But my biggest difficulty with the book is keeping track of all the temporal "rules" that OSC goes into meticulous detail to explain. I understand that in the Pathfinder universe, causality has specific rules, but hearing Umbo or Noxon prattle on endlessly about causation and creating a copy of this or that threatens to make me go cross-eyed at times in confusion. Surely there must be a way to keep the rules of temporal causality clear without descending into what sounds like a fantasy sci-fi version of only mildly-coherent technobabble. (And I've extensively read Sanderson, so highly scientific explanations of magic systems are not something with which I'm unaccustomed. It just seems so clumsily done in this book that it bothers me.)
By comparison, I had no difficulty in the first two books understanding why there were 20... or, actually 21... copies of the ship, which resulted in 19 wallfolds, 1 ship traveling backwards through time, and 1 ship that was, essentially, blinked out of existence in the moment that its causality chain ended and the other 20 causality chains started. I also had no difficulty understanding the difference between the skills that Param, Umbo, and Rigg possess and how they differed from one another (and what the weaknesses of each were). In this third book, though, everything seems supremely muddled, and Param, Umbo, and Rigg/Noxon have had their powers increased to such an extent that what they do is barely distinguishable from each other.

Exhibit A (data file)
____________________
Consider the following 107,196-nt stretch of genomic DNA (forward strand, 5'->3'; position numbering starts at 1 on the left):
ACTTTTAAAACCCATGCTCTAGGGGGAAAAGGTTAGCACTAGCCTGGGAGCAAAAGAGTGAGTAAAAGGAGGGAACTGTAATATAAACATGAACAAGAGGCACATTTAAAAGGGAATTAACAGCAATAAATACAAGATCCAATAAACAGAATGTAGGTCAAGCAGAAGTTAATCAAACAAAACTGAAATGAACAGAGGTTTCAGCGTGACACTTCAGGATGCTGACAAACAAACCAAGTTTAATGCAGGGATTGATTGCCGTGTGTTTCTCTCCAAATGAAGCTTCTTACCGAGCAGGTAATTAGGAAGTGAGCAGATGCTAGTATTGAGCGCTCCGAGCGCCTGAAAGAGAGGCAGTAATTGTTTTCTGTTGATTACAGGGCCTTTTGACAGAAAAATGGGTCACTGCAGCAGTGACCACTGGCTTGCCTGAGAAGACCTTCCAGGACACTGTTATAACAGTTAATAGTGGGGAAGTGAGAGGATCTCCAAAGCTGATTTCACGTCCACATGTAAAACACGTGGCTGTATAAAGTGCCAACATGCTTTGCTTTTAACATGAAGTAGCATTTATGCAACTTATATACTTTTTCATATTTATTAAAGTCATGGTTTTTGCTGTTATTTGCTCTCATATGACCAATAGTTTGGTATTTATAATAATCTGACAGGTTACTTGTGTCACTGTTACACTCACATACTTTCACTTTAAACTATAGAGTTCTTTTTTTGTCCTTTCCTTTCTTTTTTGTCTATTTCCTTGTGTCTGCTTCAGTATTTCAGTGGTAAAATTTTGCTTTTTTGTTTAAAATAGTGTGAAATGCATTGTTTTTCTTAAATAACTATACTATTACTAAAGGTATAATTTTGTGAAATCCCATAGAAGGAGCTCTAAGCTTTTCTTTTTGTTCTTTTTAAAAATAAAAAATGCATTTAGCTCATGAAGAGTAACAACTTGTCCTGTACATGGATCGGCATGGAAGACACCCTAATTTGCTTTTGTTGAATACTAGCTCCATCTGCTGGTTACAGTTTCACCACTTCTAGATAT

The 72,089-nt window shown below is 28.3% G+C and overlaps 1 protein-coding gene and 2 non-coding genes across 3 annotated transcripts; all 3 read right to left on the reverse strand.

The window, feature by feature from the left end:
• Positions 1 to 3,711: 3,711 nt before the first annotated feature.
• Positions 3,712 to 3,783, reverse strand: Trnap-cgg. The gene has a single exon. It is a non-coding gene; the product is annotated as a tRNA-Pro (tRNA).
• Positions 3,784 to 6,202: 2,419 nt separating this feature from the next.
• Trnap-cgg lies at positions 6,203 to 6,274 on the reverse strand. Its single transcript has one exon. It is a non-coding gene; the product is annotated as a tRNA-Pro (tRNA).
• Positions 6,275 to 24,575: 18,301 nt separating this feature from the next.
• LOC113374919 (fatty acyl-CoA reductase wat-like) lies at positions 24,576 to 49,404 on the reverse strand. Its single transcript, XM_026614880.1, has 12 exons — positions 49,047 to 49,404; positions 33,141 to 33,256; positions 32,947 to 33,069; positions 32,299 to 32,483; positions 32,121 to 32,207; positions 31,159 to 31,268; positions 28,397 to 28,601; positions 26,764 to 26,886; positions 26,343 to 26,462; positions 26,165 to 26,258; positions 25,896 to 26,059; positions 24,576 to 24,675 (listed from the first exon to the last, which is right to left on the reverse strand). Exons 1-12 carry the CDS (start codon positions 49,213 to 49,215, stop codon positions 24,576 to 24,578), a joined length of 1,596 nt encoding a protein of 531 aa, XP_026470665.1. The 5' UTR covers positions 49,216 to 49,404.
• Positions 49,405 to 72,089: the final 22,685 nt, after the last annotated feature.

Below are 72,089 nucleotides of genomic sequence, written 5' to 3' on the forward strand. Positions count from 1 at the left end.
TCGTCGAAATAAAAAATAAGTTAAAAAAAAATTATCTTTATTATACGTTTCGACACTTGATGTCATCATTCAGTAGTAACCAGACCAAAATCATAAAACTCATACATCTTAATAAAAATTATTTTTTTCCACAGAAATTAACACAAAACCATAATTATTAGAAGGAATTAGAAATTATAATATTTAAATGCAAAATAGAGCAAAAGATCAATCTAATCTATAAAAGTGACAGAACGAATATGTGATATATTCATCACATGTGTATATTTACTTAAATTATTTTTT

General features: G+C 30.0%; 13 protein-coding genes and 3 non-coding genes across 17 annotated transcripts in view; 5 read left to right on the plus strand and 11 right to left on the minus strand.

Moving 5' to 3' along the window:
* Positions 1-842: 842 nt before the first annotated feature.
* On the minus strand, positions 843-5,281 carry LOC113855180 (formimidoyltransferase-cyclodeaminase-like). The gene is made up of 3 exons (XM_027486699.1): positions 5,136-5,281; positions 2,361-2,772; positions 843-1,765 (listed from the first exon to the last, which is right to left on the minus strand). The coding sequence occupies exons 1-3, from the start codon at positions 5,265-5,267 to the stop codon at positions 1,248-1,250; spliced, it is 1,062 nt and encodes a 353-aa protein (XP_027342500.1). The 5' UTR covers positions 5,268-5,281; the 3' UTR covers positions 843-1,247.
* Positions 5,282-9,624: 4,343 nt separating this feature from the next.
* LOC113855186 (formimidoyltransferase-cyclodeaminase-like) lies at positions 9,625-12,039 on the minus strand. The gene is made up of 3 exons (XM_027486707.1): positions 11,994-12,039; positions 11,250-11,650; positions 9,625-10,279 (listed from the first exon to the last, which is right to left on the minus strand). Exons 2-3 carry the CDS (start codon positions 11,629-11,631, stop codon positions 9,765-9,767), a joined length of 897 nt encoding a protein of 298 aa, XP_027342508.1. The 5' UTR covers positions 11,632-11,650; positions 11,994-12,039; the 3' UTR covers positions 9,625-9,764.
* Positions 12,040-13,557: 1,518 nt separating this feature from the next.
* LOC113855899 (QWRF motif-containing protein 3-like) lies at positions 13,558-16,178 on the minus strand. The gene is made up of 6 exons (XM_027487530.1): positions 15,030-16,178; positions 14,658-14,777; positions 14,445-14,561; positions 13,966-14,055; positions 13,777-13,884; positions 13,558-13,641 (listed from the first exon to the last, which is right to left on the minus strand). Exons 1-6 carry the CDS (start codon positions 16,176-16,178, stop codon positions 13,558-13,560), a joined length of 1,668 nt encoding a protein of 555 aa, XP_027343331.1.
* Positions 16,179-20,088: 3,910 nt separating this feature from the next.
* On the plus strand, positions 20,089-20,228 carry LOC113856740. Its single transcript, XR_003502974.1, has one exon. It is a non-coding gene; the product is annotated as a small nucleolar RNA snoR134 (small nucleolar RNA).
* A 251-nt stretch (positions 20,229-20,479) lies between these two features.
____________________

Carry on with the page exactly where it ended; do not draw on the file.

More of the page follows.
Finally, I've just gotten to the point in the book where they discover that "aliens" have destroyed the Earth, and (they presume) are the ones who destroy Garden, as well. We don't have that many pages left (less than 20% of the book), and Umbo and Param haven't even gotten to the "climactic battle scene" yet, so there's a lot of action that will need to be resolved quickly in both main storylines. (I'm almost suspecting that some kind of Deux Ex Machina will happen that prevents the climactic battle from taking place at all.)
I really hope this isn't going where I'm beginning to suspect it's going... that the "aliens" are either 1) A civilization created by the 21st ship that somehow survived the end of its causality, or 2) A mouse-based civilization that was started by the mice on Garden, but thrown so far into the past that they'd be incredibly technologically advanced by the time the Earth ships arrived. Finding either of those "twists" waiting for me at the end of the book would be supremely disappointing, and fairly predictable. We'll see, though.
I hope my final statements in the spoiler section are wrong, but we'll see after I finish the book. I really hope it picks up from here through the end. I have to say that based on the first 80% of the book, though, this is easily my least favorite OSC work.
Update: I've now finished the book, and somebody started a thread in the other OSC-specific forum so I've added my comments there (Spoiler Alert link, obviously).
TL;DR: The Pathfinder trilogy is now like the Matrix movie trilogy for me. Great first entry, but the last two are utterly forgettable, and kind of ruin the first.